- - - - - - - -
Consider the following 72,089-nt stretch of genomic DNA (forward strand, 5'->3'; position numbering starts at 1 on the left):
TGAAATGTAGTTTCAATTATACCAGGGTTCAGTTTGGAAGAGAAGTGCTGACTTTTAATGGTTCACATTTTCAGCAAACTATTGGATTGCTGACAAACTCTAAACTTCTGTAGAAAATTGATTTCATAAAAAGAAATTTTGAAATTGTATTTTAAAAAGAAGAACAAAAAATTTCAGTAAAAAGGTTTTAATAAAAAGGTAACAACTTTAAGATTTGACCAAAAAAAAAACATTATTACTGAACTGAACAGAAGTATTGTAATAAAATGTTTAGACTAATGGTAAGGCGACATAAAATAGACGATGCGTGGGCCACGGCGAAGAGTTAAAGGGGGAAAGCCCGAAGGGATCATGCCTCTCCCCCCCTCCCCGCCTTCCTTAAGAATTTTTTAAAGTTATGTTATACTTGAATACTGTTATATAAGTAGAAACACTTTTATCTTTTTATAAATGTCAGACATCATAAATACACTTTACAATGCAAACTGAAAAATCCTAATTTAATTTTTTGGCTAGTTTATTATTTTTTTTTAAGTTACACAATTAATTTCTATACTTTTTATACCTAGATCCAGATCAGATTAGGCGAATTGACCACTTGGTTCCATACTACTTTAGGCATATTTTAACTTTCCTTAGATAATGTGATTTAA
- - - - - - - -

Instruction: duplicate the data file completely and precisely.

Consider the following 72,089-nt stretch of genomic DNA (forward strand, 5'->3'; position numbering starts at 1 on the left):
TGAAATGTAGTTTCAATTATACCAGGGTTCAGTTTGGAAGAGAAGTGCTGACTTTTAATGGTTCACATTTTCAGCAAACTATTGGATTGCTGACAAACTCTAAACTTCTGTAGAAAATTGATTTCATAAAAAGAAATTTTGAAATTGTATTTTAAAAAGAAGAACAAAAAATTTCAGTAAAAAGGTTTTAATAAAAAGGTAACAACTTTAAGATTTGACCAAAAAAAAAACATTATTACTGAACTGAACAGAAGTATTGTAATAAAATGTTTAGACTAATGGTAAGGCGACATAAAATAGACGATGCGTGGGCCACGGCGAAGAGTTAAAGGGGGAAAGCCCGAAGGGATCATGCCTCTCCCCCCCTCCCCGCCTTCCTTAAGAATTTTTTAAAGTTATGTTATACTTGAATACTGTTATATAAGTAGAAACACTTTTATCTTTTTATAAATGTCAGACATCATAAATACACTTTACAATGCAAACTGAAAAATCCTAATTTAATTTTTTGGCTAGTTTATTATTTTTTTTTAAGTTACACAATTAATTTCTATACTTTTTATACCTAGATCCAGATCAGATTAGGCGAATTGACCACTTGGTTCCATACTACTTTAGGCATATTTTAACTTTCCTTAGATAATGTGATTTAA